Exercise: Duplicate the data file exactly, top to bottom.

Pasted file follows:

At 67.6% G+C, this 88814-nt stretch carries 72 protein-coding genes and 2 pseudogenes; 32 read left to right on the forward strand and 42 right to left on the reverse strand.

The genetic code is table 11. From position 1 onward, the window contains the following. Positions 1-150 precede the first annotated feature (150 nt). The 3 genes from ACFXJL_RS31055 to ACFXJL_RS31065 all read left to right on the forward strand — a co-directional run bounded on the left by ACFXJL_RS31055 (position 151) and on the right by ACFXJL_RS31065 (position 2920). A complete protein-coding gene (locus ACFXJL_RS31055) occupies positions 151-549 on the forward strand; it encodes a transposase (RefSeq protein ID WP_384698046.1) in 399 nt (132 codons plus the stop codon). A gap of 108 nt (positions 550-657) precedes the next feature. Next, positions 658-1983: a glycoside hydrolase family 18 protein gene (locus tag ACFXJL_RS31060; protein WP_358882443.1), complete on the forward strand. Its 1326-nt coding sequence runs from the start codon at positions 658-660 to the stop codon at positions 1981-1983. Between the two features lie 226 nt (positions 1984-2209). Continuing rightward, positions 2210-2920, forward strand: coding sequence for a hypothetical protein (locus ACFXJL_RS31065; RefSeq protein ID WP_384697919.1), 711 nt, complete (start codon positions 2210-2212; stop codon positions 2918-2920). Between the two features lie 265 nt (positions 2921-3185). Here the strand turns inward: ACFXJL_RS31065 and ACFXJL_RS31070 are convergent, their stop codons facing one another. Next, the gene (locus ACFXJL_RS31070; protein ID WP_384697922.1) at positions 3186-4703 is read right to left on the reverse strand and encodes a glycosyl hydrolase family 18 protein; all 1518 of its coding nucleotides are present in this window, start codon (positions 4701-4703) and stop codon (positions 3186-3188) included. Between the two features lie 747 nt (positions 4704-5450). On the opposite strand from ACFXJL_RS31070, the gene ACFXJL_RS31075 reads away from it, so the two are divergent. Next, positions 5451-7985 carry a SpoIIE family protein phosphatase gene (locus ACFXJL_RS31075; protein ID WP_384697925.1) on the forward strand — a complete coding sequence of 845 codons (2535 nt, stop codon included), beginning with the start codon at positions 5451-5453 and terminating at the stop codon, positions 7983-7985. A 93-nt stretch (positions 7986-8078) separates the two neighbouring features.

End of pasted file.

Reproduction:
At 67.6% G+C, this 88814-nt stretch carries 72 protein-coding genes and 2 pseudogenes; 32 read left to right on the forward strand and 42 right to left on the reverse strand.

The genetic code is table 11. From position 1 onward, the window contains the following. Positions 1-150 precede the first annotated feature (150 nt). The 3 genes from ACFXJL_RS31055 to ACFXJL_RS31065 all read left to right on the forward strand — a co-directional run bounded on the left by ACFXJL_RS31055 (position 151) and on the right by ACFXJL_RS31065 (position 2920). A complete protein-coding gene (locus ACFXJL_RS31055) occupies positions 151-549 on the forward strand; it encodes a transposase (RefSeq protein ID WP_384698046.1) in 399 nt (132 codons plus the stop codon). A gap of 108 nt (positions 550-657) precedes the next feature. Next, positions 658-1983: a glycoside hydrolase family 18 protein gene (locus tag ACFXJL_RS31060; protein WP_358882443.1), complete on the forward strand. Its 1326-nt coding sequence runs from the start codon at positions 658-660 to the stop codon at positions 1981-1983. Between the two features lie 226 nt (positions 1984-2209). Continuing rightward, positions 2210-2920, forward strand: coding sequence for a hypothetical protein (locus ACFXJL_RS31065; RefSeq protein ID WP_384697919.1), 711 nt, complete (start codon positions 2210-2212; stop codon positions 2918-2920). Between the two features lie 265 nt (positions 2921-3185). Here the strand turns inward: ACFXJL_RS31065 and ACFXJL_RS31070 are convergent, their stop codons facing one another. Next, the gene (locus ACFXJL_RS31070; protein ID WP_384697922.1) at positions 3186-4703 is read right to left on the reverse strand and encodes a glycosyl hydrolase family 18 protein; all 1518 of its coding nucleotides are present in this window, start codon (positions 4701-4703) and stop codon (positions 3186-3188) included. Between the two features lie 747 nt (positions 4704-5450). On the opposite strand from ACFXJL_RS31070, the gene ACFXJL_RS31075 reads away from it, so the two are divergent. Next, positions 5451-7985 carry a SpoIIE family protein phosphatase gene (locus ACFXJL_RS31075; protein ID WP_384697925.1) on the forward strand — a complete coding sequence of 845 codons (2535 nt, stop codon included), beginning with the start codon at positions 5451-5453 and terminating at the stop codon, positions 7983-7985. A 93-nt stretch (positions 7986-8078) separates the two neighbouring features.